On the web
The details of the state Commerce Department report about the impact of the military on South Carolina can be seen at bit.ly/Zo29VU.
COLUMBIA — Members of the S.C. congressional delegation have told the state’s military boosters that $1.2 trillion in automatic cuts set to take place Jan. 3, called “sequestration” or the “fiscal cliff,” likely won’t occur.
But the state’s lawmakers disagree on what will take its place to reduce the budget deficit, and warn that more military cuts will come through another round of base closings or other methods, leaders of the state’s Military Base Task Force said during their meeting Thursday.
“Generically, everybody thought that sequestration was the wrong thing to do and that they were very, very confident that sequestration in the current form would not happen,” said retired Maj. Gen. William “Dutch” Holland, a former chief of 9th Air Force who serves as task force’s executive coordinator. “But from there, the details vary greatly. ... It’s still going to be a fight.”
Meanwhile, Columbia Mayor Steve Benjamin was in Washington on Thursday receiving much the same message from the White House and congressional leaders.
“The sense I’m getting is there is going to have to be some kind of a grand bargain between now and the first of the year,” he said. “I hope the sequester is avoided. A meat cleaver approach to budgeting is never preferred.”
He and about a dozen other members of the U.S. Conference of Mayors, including Charleston Mayor Joe Riley, met with Vice President Joe Biden, U.S. Sen. Lindsey Graham, R-S.C., Senate Majority Leader Harry Reid, House Minority Leader Nancy Pelosi and others to state their concerns about the domestic side of the cuts, as well as proposed cuts to the military.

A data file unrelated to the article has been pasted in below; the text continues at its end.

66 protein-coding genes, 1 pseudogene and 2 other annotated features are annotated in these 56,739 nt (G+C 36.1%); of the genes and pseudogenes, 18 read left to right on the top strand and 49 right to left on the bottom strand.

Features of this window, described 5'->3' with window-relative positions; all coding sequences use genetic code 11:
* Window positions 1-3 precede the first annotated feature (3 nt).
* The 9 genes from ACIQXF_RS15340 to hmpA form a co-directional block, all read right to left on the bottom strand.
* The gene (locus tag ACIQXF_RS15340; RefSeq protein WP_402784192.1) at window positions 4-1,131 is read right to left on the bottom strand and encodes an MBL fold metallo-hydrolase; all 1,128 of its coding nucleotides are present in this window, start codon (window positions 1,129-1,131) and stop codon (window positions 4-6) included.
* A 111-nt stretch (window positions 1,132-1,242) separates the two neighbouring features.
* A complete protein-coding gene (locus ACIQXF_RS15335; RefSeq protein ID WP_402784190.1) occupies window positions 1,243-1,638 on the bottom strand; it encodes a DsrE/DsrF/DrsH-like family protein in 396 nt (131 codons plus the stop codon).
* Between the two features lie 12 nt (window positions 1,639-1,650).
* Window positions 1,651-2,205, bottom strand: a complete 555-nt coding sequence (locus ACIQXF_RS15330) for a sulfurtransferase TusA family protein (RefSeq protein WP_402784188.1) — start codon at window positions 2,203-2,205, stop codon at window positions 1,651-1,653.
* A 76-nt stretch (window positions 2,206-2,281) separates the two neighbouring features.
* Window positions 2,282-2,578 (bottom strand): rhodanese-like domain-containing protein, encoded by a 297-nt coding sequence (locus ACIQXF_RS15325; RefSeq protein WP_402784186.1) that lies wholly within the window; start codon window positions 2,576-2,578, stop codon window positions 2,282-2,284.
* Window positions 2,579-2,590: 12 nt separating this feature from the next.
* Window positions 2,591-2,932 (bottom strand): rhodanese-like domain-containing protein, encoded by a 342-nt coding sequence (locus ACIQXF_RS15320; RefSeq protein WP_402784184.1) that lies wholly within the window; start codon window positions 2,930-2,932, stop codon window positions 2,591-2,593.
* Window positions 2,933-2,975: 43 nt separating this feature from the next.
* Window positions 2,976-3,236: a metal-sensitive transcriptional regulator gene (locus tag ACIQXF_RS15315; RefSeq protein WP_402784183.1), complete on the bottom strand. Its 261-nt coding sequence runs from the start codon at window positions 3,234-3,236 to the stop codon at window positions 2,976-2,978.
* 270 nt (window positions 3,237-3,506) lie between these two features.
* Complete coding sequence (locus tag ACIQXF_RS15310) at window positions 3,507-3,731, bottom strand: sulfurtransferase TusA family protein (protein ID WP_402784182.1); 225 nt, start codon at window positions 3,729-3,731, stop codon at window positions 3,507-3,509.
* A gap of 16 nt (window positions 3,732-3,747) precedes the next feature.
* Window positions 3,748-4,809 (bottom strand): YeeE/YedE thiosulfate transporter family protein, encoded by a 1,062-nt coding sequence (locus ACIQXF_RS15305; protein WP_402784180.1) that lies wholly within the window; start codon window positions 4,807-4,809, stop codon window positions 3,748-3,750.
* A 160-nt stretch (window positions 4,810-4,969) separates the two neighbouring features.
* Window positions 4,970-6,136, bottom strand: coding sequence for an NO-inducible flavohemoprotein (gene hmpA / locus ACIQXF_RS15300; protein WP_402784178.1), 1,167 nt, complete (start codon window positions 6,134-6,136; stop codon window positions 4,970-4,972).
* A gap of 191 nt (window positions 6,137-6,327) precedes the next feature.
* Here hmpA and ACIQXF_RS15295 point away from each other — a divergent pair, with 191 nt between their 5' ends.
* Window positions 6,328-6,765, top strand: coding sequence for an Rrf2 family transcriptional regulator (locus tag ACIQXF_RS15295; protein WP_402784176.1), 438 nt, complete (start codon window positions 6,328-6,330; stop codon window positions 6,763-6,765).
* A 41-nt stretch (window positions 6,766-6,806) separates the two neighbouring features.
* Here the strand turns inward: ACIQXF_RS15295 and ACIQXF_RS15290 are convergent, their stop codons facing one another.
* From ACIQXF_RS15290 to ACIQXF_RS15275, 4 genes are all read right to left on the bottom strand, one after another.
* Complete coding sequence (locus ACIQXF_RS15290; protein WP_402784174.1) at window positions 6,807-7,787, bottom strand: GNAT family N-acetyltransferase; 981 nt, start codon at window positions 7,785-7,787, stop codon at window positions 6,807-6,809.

The $1.2 trillion in automatic cuts would be split between military and domestic spending.
“Massive defense cuts would cause substantial jobs losses and could cripple our economic recovery,” Riley said. “The long-term fiscal fix our nation’s leaders are now seeking must be responsible and carefully considered. Needed will be a balance of budget cuts and additional revenues.”
Benjamin noted that such things as Community Development Block Grants, like the ones used to help improve Main Street facades and help businesses locate there, and the tax exemption for purchasing municipal bonds, which pay for infrastructure, would be scrapped under the current plan. That would make it more difficult for mayors to maintain and improve their cities.
“We’re trying to make sure that politicians up here understand the ramifications of their positions and how it trickles down to regular people,” he said.
A S.C. Department of Commerce study released Tuesday stated the military pumps $15.7 billion a year into the state’s economy and supports more than 138,000 jobs.
But those jobs and their economic impact are in jeopardy if more cuts to the military occur.
The task force was appointed by Gov. Nikki Haley to protect and enhance South Carolina’s significant military infrastructure, which contributes 7 percent of the state’s economy.